Gilman Cheese Corp. could have to pay $126,700 after OSHA cited them for 10 safety violations.
One of the violations involved an unguarded cheese packing and labeling machine, resulting in an employee having two fingers amputated. OSHA found that another worker suffered a similar amputation in January 2012.
“This tragedy could have been prevented if Gilman Cheese Corp. ensured adequate machine guarding and lockout/tagout procedures,” said Mark Hysell, OSHA’s area director in Eau Claire. “Too often, compromised safety procedures have tragic consequences. OSHA is committed to protecting workers on the job.”
Additionally, six serious violations involve inadequate guarding on a bench grinder and a portable grinder; lack of adequate emergency eyewash stations for workers handling corrosives; operating powered industrial vehicles without adequate training and inspections; using a flexible cord as permanent wiring; lack of an electrical safety program; and failing to provide training on bloodborne pathogens to those who cleaned equipment following the amputation. A serious violation occurs when there is substantial probability that death or serious physical harm could result from a hazard about which the employer knew or should have known.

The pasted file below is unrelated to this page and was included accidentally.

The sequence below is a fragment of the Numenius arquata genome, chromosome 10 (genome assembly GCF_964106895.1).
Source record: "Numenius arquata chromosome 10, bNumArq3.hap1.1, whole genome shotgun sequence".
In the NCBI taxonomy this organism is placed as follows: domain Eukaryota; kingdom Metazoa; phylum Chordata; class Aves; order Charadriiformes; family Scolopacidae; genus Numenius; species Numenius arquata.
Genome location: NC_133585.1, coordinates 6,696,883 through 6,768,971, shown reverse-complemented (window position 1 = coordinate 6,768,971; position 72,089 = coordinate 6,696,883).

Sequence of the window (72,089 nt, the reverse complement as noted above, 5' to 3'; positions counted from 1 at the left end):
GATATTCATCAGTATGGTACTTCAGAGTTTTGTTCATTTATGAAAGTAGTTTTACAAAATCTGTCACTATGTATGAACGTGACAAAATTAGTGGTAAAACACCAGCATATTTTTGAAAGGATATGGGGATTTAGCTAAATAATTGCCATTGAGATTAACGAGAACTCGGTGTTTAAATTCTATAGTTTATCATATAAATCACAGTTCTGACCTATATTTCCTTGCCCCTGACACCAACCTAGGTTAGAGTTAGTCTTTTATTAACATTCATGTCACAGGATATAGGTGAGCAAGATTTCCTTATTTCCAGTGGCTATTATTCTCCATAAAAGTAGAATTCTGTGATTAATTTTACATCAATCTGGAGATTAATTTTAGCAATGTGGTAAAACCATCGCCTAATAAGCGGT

Two other-than-serious violations include obstructing a means of egress and using compressed air greater than 30 pounds per square inch for cleaning. An other-than-serious violation is one that has a direct relationship to job safety and health, but probably would not cause death or serious physical harm.
Because of the hazards and the willful violations cited, Gilman Cheese Corp. has been placed in OSHA’s Severe Violator Enforcement Program, which mandates targeted follow-up inspections to ensure compliance with the law.
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